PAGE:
According to Phoenix, this converter has a flash speed of up to 3,200 rpm, but drives like a much tighter converter. The idea is that we wouldn't even notice we had a high-stall converter until we nailed the throttle. It sounded perfect for us, but would it deliver the goods? We threw it in the trans, and hit the road for some road testing before our date with the chassis dyno. Ducato had warned us that if it was too tight, our relatively big-cammed small-block might want to stall at idle when placed into gear, but we had no problem keeping the 408 lit. That was a good sign. Next, we did some around-town driving, trying to see if the revs would still flash way up while pulling away from the light modestly. We quickly discovered that unless provoked, our new converter was very well mannered in traffic, a bonus considering our obnoxiously loud side-exit exhaust. Next, we accelerated hard on the highway on-ramp, pushing the engine toward redline and digging deep into the converter's meat. Even with Nitto Drag Radials, the posi rearend broke loose with ease, proving that the bigger converter still had the torque multiplication we'd need for dragstrip duty. On the freeway, with the converter locked up in Fourth, the high-strung small-block settled back into a deep freight train rumble. So far, the larger 258mm converter had performed as advertised.

Back on Westech's Superflow chassis dyno, we elected to do an unaltered baseline test, realizing that should there be a dramatic difference, we'd probably need to reconfigure some of the jetting to the carb. On the very first pull, the dyno registered 434.9 hp (5,900 rpm) for a gain of 69.3 hp. The bigger converter was clearly showing more efficiency, so Westech's Ernie Mena began a tuning loop using the facility's wide-band O2 monitoring equipment. With the converter's flash point occurring another 500 rpm lower, the engine was now demanding more fuel earlier, and after a few changes to the primary and secondary jetting (pulling fuel out of the secondaries and adding it to the primaries), and upping the size of the squirters, the Laguna's small-block pushed the pony count north to 441.9 hp (5,900 rpm) with 431.3 lb-ft of torque (4,800 rpm). The increase in output over the smaller, less-efficient converter was 76 hp and 23 lb-ft of torque. We were stunned.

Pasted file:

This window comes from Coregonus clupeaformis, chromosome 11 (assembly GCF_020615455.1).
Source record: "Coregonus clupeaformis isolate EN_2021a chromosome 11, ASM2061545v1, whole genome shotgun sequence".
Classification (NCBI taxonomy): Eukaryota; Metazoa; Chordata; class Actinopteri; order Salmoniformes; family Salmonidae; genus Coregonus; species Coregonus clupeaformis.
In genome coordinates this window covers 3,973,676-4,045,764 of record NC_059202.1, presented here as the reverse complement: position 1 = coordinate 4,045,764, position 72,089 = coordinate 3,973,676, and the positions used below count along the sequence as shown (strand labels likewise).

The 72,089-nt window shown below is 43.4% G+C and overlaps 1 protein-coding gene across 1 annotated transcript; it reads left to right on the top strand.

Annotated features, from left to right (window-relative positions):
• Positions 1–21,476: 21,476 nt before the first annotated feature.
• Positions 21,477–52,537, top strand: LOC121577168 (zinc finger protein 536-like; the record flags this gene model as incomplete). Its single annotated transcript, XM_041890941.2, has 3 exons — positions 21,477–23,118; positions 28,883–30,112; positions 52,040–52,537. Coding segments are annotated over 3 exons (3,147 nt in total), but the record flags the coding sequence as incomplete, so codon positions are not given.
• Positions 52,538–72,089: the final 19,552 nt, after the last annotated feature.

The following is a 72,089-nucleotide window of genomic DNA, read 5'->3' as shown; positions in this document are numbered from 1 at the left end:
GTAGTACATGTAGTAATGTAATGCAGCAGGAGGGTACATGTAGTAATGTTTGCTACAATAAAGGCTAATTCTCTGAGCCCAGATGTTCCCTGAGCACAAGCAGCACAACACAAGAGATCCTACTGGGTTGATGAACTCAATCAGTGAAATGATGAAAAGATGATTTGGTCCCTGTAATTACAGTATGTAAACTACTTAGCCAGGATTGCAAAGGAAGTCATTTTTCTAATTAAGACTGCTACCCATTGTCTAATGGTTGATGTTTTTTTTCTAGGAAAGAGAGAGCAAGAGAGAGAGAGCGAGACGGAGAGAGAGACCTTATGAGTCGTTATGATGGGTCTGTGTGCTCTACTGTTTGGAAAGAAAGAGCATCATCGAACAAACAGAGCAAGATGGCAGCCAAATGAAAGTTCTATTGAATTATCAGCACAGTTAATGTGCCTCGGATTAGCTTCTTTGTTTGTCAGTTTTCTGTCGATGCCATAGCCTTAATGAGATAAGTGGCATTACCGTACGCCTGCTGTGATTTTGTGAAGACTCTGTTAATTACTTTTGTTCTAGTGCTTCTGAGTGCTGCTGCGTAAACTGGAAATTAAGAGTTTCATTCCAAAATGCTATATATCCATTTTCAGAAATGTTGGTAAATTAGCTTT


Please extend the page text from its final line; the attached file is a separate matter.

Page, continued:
That's a lot of increase, but it remains to be seen if that translates into real performance at the dragstrip. It's really important to note that a chassis dyno is not the best tool for evaluating converter performance, simply because it treats all cars as if they weighed the same. (The dyno's inertial roller drum acts as a proxy for the mass of the car, and is usually much less.) We do not want to convey the idea that a larger converter is always going to be better. It may be for some cars, but it really is an individual thing. In our case, our initial chassis dyno numbers were so far off from our engine dyno numbers, that most likely any tightening would've shown an improvement at the wheels, and that's why we did it before hitting the track. Another point we want to make is that our Laguna is on the extremely heavy side at 3,900 pounds (and that's a conservative estimate). At race weight with driver, it's looking more like 4,100 pounds. Our looser, 245mm converter would be right at home in something like our 3,660-pound '68 Chevelle. Said another way, the same converter when put into two different cars with two different engines will behave in completely different ways.

We hope to get out to the dragstrip soon to see what the real result is. We think a realistic goal would be to go 12s with drag radials, and eventually low 12s with slicks. Once we fix a few things, we'll hit the track.